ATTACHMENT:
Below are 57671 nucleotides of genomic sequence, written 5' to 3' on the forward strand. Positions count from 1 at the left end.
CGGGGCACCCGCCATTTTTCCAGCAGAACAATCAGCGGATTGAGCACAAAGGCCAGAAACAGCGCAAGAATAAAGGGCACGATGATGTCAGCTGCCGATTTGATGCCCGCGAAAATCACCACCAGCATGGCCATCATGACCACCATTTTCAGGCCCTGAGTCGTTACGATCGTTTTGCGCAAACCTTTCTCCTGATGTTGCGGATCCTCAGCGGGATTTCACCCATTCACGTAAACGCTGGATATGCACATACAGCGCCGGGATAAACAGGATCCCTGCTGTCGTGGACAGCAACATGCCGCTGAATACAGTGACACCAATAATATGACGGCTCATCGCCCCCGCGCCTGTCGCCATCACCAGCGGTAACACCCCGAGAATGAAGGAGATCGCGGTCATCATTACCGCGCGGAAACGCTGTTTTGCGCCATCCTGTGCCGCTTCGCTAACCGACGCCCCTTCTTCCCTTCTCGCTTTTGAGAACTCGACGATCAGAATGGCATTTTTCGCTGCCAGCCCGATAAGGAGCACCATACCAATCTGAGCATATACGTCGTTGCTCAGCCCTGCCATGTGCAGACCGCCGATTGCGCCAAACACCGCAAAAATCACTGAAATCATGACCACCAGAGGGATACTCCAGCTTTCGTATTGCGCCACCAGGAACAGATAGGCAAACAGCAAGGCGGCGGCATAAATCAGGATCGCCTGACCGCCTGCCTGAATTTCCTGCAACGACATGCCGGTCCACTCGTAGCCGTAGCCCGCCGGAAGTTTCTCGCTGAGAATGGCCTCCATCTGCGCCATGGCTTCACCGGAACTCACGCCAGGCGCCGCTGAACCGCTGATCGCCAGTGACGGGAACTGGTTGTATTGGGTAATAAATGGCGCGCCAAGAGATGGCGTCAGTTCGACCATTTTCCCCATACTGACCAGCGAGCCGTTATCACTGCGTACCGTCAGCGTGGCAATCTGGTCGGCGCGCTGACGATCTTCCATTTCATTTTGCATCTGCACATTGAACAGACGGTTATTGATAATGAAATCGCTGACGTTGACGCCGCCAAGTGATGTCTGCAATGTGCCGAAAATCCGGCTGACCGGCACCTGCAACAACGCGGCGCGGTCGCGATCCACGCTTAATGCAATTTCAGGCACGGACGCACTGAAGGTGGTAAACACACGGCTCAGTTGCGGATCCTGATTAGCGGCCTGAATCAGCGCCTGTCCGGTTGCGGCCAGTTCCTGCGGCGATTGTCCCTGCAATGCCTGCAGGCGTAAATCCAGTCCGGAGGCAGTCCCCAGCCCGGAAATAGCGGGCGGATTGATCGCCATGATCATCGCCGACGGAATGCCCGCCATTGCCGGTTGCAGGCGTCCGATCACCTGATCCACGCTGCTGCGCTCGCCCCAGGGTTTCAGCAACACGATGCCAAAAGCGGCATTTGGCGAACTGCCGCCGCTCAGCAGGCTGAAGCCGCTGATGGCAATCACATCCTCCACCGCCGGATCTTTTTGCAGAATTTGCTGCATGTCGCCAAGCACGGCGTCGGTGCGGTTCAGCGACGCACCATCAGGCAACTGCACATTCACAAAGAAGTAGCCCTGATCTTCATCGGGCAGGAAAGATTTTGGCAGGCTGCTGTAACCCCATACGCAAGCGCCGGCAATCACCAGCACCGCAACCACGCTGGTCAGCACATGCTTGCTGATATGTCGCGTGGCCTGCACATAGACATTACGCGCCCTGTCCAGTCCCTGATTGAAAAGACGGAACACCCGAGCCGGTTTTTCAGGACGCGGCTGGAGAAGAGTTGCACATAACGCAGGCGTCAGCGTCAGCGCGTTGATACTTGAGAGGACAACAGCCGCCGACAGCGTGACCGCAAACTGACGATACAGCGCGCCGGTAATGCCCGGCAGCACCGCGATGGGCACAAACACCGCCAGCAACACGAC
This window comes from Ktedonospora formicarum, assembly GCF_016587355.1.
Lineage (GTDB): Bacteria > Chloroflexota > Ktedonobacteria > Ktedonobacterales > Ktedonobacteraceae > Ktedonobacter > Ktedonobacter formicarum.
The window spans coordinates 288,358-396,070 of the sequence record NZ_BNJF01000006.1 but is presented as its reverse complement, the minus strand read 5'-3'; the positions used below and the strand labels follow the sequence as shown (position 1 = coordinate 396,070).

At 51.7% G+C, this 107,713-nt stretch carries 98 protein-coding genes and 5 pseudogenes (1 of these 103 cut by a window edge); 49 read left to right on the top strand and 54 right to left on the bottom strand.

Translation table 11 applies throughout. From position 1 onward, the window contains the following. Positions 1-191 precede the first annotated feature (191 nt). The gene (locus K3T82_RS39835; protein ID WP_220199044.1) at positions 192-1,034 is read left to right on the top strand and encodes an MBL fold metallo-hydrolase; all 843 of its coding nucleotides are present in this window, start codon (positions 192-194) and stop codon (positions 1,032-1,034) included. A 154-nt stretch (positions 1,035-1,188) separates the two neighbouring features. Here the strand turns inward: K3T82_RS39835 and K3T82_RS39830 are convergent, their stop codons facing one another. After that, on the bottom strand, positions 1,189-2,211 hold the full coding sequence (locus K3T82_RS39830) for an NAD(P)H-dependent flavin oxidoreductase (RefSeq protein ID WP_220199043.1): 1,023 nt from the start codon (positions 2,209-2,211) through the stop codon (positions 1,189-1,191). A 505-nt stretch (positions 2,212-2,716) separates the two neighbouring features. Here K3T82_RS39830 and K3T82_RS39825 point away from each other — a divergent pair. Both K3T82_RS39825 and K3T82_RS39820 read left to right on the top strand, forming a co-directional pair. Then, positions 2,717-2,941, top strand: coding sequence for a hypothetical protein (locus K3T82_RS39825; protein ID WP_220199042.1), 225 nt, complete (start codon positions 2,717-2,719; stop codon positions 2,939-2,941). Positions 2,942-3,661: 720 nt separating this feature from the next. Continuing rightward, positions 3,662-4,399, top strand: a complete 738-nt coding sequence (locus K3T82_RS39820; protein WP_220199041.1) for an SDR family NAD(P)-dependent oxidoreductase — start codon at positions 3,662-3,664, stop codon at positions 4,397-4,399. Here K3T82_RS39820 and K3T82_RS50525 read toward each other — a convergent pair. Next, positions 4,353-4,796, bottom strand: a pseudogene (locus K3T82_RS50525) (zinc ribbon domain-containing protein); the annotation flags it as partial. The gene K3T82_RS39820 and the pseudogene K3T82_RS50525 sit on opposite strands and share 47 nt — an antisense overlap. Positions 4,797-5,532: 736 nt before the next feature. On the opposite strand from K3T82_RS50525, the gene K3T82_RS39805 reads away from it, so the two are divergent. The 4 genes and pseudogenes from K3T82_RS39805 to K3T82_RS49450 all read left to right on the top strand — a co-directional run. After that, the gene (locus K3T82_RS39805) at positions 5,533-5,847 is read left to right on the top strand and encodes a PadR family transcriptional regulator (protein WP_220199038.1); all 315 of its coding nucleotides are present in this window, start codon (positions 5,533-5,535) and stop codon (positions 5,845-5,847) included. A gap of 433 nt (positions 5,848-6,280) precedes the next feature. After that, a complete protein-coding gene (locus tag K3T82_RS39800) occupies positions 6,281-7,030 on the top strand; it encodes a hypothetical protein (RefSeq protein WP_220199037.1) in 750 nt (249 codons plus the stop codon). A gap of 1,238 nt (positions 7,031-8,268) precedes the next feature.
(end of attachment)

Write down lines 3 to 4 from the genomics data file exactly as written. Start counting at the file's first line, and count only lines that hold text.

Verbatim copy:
This window comes from Ktedonospora formicarum, assembly GCF_016587355.1.
Lineage (GTDB): Bacteria > Chloroflexota > Ktedonobacteria > Ktedonobacterales > Ktedonobacteraceae > Ktedonobacter > Ktedonobacter formicarum.